Sport Climbing in Switzerland's Gimmelwald Destination Guide

© Alfie Jamieson

Most people associate Swiss climbing with bouldering: Magic Wood, Cresciano and Chironico are just some of the destinations on offer. However, there are a few world-class destinations in Switzerland outside the realm of bouldering. One such destination is Gimmelwald; hidden amongst the towering, snowy peaks of the Jungfrau region, it offers an incredible range of sport climbing. Jonathan Siegriest and Adam Ondra's recent visits to the area go some way to proving its quality.

The author enjoying the sun at Sector B  © Alfie Jamieson
The author enjoying the sun at Sector B
© Alfie Jamieson

What's on offer?

There are two main areas for sport climbing in Gimmelwald; Sector A and Sector B. Sector A is hard, with a grade range from 7b up to 9a, it offers an incredible amount of steep and overhanging routes for the climber with a lot of power endurance. All of the routes are on perfect orange limestone and for those who are after a project on an 'aesthetic' line, look no further - the crag is situated in a stunning location with panoramas of some of Switzerland's impressive snowy peaks. The locals recommend most of the routes depending on your climbing ability and they have also made it easy to navigate the crag by painting route names at the base of each climb.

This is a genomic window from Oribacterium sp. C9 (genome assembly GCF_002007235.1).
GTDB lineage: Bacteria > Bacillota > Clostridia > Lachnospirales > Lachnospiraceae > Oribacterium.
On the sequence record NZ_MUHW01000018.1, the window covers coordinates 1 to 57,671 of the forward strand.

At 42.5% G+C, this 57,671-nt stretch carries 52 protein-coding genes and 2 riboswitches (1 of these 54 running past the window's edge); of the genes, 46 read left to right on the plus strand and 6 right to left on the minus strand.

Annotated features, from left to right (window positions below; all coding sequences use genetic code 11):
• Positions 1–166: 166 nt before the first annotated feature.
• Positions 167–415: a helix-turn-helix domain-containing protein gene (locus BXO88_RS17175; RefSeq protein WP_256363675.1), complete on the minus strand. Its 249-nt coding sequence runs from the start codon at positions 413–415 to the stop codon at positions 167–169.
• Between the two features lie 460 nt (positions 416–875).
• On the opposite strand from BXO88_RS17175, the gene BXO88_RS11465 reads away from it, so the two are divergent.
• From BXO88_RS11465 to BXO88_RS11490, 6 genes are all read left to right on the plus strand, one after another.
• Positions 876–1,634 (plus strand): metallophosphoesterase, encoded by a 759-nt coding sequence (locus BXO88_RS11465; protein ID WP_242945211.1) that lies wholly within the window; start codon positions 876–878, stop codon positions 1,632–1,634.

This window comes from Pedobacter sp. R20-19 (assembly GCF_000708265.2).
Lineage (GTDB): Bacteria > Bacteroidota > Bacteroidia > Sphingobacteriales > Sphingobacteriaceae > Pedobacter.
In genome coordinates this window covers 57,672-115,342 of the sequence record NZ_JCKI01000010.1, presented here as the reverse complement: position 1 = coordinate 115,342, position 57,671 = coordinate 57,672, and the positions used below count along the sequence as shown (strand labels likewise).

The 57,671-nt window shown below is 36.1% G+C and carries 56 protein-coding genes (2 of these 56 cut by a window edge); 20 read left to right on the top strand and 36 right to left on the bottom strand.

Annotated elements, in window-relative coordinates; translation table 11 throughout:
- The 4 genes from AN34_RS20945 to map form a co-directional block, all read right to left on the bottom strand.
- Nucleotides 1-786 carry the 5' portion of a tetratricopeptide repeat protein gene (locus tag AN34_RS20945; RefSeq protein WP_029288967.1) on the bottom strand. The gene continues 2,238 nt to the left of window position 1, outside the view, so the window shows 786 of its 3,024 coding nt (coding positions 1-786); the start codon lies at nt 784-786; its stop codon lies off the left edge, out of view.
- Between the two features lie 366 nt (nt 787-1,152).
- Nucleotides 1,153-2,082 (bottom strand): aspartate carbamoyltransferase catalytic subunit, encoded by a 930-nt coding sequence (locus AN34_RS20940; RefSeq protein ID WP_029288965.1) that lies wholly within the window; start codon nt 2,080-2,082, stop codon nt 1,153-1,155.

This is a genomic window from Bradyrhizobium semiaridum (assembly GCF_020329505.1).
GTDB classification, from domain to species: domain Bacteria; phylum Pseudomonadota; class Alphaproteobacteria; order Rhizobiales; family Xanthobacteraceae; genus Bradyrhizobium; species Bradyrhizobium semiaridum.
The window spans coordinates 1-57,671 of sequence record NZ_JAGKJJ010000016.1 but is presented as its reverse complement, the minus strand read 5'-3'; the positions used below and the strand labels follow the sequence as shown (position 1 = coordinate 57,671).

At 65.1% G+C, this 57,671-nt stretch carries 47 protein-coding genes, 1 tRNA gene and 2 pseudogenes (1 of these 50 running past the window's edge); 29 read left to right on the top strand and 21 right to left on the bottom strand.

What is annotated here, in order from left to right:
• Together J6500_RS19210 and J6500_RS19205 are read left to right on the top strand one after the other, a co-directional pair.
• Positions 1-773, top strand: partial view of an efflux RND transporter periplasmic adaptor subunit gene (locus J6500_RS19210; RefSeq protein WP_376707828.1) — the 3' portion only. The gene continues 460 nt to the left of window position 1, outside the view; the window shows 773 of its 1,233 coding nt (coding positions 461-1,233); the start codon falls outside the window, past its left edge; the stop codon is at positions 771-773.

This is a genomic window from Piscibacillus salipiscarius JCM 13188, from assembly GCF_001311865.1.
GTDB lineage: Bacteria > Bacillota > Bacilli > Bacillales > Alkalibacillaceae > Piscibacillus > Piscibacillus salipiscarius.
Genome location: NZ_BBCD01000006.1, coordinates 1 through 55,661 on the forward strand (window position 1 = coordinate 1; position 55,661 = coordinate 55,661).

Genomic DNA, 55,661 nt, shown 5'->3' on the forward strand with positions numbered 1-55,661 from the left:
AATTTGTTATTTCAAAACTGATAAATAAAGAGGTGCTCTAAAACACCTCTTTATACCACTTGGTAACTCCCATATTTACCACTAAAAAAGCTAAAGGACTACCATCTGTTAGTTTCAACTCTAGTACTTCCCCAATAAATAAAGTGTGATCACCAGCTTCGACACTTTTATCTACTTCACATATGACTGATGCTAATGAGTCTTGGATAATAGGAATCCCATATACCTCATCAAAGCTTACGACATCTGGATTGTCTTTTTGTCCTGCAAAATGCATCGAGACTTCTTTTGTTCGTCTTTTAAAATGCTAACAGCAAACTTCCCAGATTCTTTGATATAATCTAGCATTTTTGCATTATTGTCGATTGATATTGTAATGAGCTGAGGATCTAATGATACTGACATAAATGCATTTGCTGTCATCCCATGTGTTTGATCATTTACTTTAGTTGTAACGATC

On our way to the crag  © Alfie Jamieson
On our way to the crag
© Alfie Jamieson

Sector A

Although Sector A does not offer masses of choice for those operating in the high 7s, the routes that do exist are quality; starting from the short and steep 7b 'Furio', which makes up for its lack of length (it finishes half-way up an 8c) through movement quality. 'Men at Work' is a highly recommended 7c+, a long and sustained challenge with anchors higher than most other routes. Right next to it is the 8a 'Hercules' which offers the same kind of challenge in terms of power endurance, but is not quite as long. Sector A, however, is most renowned for its very difficult climbs and it's easy to see why Jonathon Siegrist and Adam Ondra have visited. 'Jungfraumarathon' is the 9a test piece Ondra almost onsighted and next door is the classic 8c, 'Gimmelexpress' which are both incredibly steep!

Men at Work, Sector A  © Alfie Jamieson
Men at Work, Sector A
© Alfie Jamieson